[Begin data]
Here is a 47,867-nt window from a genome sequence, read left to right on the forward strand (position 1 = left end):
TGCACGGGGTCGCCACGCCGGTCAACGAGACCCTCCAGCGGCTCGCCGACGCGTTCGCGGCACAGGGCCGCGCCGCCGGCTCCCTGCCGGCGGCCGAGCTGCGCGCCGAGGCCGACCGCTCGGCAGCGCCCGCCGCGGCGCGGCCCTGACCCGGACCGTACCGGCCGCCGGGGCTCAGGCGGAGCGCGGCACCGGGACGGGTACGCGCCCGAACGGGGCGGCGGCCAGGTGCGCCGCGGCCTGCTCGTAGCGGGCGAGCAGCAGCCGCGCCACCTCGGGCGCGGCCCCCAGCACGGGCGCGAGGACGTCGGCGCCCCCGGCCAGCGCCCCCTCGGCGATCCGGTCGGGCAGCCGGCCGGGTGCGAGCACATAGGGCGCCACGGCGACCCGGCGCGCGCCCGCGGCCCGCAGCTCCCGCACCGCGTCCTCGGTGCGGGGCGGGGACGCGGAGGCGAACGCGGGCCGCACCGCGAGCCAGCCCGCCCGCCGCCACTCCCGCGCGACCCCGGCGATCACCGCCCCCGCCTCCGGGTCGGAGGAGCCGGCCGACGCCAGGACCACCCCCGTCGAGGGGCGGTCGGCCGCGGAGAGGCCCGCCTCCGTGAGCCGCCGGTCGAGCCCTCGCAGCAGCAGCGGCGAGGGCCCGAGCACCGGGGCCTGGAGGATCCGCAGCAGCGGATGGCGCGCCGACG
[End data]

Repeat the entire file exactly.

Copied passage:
Here is a 47,867-nt window from a genome sequence, read left to right on the forward strand (position 1 = left end):
TGCACGGGGTCGCCACGCCGGTCAACGAGACCCTCCAGCGGCTCGCCGACGCGTTCGCGGCACAGGGCCGCGCCGCCGGCTCCCTGCCGGCGGCCGAGCTGCGCGCCGAGGCCGACCGCTCGGCAGCGCCCGCCGCGGCGCGGCCCTGACCCGGACCGTACCGGCCGCCGGGGCTCAGGCGGAGCGCGGCACCGGGACGGGTACGCGCCCGAACGGGGCGGCGGCCAGGTGCGCCGCGGCCTGCTCGTAGCGGGCGAGCAGCAGCCGCGCCACCTCGGGCGCGGCCCCCAGCACGGGCGCGAGGACGTCGGCGCCCCCGGCCAGCGCCCCCTCGGCGATCCGGTCGGGCAGCCGGCCGGGTGCGAGCACATAGGGCGCCACGGCGACCCGGCGCGCGCCCGCGGCCCGCAGCTCCCGCACCGCGTCCTCGGTGCGGGGCGGGGACGCGGAGGCGAACGCGGGCCGCACCGCGAGCCAGCCCGCCCGCCGCCACTCCCGCGCGACCCCGGCGATCACCGCCCCCGCCTCCGGGTCGGAGGAGCCGGCCGACGCCAGGACCACCCCCGTCGAGGGGCGGTCGGCCGCGGAGAGGCCCGCCTCCGTGAGCCGCCGGTCGAGCCCTCGCAGCAGCAGCGGCGAGGGCCCGAGCACCGGGGCCTGGAGGATCCGCAGCAGCGGATGGCGCGCCGACG